Monday, November 21, 2011

Crime Fiction: Death Plays Poker by Robin Spano

You can take the girl out of the trailer park, but you can’t necessarily take the trailer park out of the girl. That’s the subtext of Robin Spano’s second Clare Vengel novel, Death Plays Poker (ECW).

In her second outing, undercover cop Clare has been loaned to the RCMP to solve a string of murders taking place within the tightly closed world of professional poker. Clare goes undercover as a trust-fund baby trying to show daddy she can make her own way ... by playing cards. The biggest problem might just be that Clare isn’t exactly sure what a poor little rich girl might act like, eat, drink or wear. Although Clare’s fish-out-of-water concerns allow for some convenient expository moments, it becomes a little difficult to believe that this 23-year-old protagonist would worry that she is so very different from Tiffany James, the 23-year-old rich girl she’s supposed to be. In my experience, 23-year-olds have very different concerns utmost on their minds.

This matter of the depth of Clare’s concern that people believe her as Tiffany is, however, a quibble. Spano does a convincing job of dropping readers into the dog-eat-dog-eat-cat world of professional poker, where a killer has been knocking off players one by one in their hotel rooms during tournament play. Among the victims is an undercover policeman whose death encourages fellow cops to bring in someone under an even deeper cover: enter Clare as Tiffany. The matter of unraveling the killings is complicated still further by a cheating ring that may or may not be connected to the deaths. Meanwhile, “the Poker Choker” continues upping his headcount and the pressure on Clare to deliver the killer is intense.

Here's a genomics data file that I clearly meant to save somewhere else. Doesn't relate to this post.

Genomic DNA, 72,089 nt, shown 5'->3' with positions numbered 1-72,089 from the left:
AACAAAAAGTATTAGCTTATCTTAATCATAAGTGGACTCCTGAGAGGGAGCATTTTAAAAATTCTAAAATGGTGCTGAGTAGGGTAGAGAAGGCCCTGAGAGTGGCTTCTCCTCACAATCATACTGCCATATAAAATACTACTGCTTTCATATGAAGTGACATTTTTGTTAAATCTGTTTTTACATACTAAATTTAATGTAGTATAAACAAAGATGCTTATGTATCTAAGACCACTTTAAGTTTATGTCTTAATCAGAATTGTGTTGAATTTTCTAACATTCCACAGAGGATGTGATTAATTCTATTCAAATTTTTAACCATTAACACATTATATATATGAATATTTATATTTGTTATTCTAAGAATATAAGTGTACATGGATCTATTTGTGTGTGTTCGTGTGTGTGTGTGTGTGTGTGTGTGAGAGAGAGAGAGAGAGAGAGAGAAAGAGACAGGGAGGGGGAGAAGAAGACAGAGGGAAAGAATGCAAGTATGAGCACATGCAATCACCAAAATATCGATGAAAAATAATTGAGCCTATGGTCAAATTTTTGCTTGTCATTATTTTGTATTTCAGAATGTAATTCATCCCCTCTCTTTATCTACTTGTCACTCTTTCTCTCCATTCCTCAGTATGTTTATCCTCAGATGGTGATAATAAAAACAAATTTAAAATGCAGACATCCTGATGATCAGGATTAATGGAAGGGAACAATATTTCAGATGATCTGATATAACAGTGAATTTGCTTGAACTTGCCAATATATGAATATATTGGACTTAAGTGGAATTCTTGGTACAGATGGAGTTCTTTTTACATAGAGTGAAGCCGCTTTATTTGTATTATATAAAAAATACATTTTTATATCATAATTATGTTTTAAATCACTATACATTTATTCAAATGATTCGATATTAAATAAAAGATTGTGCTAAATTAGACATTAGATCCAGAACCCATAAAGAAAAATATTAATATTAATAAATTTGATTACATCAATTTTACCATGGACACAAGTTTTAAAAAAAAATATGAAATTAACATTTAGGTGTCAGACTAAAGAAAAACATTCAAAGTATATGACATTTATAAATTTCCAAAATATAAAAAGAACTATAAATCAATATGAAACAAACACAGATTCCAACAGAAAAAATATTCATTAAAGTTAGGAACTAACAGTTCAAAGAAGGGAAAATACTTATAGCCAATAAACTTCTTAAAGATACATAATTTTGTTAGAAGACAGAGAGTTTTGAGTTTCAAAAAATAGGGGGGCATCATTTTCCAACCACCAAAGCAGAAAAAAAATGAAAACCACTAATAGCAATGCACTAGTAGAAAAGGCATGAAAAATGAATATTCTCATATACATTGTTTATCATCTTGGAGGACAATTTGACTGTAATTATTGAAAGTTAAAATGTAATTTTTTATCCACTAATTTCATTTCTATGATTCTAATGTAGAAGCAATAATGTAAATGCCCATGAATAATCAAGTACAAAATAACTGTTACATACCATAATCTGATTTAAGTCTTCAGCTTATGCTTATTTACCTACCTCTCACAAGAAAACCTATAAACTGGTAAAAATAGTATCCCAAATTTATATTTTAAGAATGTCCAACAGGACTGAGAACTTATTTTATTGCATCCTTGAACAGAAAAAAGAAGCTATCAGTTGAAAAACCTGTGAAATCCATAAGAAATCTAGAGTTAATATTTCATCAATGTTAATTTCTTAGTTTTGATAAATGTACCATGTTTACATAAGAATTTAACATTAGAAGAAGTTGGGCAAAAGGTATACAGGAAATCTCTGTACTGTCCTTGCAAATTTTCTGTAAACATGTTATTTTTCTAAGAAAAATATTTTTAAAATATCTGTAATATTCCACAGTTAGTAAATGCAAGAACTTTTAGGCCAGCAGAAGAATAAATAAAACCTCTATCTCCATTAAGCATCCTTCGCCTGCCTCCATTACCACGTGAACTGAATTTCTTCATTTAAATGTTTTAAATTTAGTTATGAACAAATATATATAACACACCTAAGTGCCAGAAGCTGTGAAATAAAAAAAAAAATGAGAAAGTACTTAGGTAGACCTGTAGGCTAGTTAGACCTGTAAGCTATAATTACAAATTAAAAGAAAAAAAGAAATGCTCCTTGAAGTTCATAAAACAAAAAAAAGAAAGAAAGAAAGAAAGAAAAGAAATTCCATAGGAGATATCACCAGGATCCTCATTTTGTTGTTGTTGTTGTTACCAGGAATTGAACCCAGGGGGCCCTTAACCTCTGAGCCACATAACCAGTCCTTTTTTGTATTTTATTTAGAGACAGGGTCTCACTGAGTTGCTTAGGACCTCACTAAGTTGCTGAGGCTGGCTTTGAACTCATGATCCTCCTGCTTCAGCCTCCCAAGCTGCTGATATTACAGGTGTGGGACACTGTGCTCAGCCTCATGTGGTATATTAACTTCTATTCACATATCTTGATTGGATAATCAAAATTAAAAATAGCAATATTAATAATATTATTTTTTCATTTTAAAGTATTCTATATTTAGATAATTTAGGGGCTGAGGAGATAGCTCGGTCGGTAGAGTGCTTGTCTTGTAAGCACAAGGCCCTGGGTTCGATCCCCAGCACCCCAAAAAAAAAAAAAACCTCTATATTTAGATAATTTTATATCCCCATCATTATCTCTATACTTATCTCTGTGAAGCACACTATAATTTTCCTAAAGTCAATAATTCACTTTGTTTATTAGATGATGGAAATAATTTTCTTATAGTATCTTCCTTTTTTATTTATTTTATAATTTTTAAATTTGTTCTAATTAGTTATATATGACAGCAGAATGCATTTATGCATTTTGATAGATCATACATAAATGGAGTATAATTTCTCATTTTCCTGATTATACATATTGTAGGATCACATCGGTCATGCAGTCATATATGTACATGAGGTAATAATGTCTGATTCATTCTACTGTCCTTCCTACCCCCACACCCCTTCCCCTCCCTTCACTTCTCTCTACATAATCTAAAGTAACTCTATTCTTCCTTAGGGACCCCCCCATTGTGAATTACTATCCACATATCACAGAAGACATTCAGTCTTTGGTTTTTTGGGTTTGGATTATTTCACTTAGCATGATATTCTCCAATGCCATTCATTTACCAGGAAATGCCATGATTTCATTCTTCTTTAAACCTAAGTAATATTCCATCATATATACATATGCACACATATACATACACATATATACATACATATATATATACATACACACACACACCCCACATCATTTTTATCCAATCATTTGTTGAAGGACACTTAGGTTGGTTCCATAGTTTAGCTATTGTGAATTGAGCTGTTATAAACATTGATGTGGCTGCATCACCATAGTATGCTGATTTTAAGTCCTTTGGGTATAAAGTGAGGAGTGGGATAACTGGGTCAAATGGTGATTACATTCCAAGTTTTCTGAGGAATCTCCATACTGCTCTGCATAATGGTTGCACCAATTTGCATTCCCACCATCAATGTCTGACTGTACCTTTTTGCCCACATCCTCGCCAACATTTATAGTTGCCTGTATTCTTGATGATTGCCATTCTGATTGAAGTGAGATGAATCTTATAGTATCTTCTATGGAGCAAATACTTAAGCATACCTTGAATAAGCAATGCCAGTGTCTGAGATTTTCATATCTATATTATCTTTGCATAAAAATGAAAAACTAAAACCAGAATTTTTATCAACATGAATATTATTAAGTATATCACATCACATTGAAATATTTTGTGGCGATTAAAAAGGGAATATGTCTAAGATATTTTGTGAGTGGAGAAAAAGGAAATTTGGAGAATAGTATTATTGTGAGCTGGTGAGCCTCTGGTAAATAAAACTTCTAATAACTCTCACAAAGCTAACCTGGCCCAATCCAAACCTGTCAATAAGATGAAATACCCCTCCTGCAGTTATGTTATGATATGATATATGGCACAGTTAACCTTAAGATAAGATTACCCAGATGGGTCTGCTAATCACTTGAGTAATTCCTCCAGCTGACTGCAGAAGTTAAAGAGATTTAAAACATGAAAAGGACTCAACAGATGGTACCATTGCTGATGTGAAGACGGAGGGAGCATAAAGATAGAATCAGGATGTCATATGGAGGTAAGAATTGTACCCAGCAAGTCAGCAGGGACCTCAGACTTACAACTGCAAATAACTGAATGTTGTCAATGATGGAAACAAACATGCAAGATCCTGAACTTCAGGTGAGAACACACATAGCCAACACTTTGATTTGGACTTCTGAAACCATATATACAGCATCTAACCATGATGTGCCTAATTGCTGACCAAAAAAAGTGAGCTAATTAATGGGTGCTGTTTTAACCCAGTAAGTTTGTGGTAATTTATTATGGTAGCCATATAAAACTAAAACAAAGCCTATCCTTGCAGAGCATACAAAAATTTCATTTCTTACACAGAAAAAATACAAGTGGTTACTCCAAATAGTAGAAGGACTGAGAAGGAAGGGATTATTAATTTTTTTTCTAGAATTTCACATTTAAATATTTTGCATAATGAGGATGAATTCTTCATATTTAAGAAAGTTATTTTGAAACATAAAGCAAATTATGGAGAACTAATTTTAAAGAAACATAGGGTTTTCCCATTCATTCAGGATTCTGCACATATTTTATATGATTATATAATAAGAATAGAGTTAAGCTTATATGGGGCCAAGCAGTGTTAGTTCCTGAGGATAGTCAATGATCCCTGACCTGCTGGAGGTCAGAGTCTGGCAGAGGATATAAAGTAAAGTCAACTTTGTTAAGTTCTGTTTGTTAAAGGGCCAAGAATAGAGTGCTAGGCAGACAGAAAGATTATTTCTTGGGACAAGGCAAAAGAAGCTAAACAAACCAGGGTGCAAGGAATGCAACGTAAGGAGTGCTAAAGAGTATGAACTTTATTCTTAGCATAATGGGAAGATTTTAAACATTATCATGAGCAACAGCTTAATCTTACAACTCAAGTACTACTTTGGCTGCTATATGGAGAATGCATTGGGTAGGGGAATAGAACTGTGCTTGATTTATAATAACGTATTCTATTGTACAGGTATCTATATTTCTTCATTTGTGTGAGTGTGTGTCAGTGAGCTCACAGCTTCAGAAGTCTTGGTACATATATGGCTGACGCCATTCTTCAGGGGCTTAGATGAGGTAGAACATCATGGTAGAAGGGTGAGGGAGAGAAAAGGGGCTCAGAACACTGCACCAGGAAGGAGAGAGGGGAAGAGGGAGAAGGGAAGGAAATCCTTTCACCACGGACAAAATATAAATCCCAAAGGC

Spano brings together an interesting set of characters in what becomes, in some ways, a closed-room mystery. Might the culprit be George, the poker blogger whose play is never quite up to snuff? Or Fiona, the gorgeous broadcaster who has made a career out of following the tour? Is it Joe, the pretty boy whose combination of good looks and good luck make him seem an unlikely suspect? Or maybe has-been Mickey, whose luck seems due to run out?

While the tour moves from Niagara Falls to Vancouver, Clare’s concerns are pulled between solving her case and staying on it, while various of her handlers seem convinced that she isn’t up to the job and perhaps lacks the right stuff to match the fluke of solving her first case, last year’s very engaging Dead Politician Society.

No sophomore slump here: Spano has delivered an engaging second novel. ◊

Linda L. Richards is the editor of January Magazine and the author of several books.



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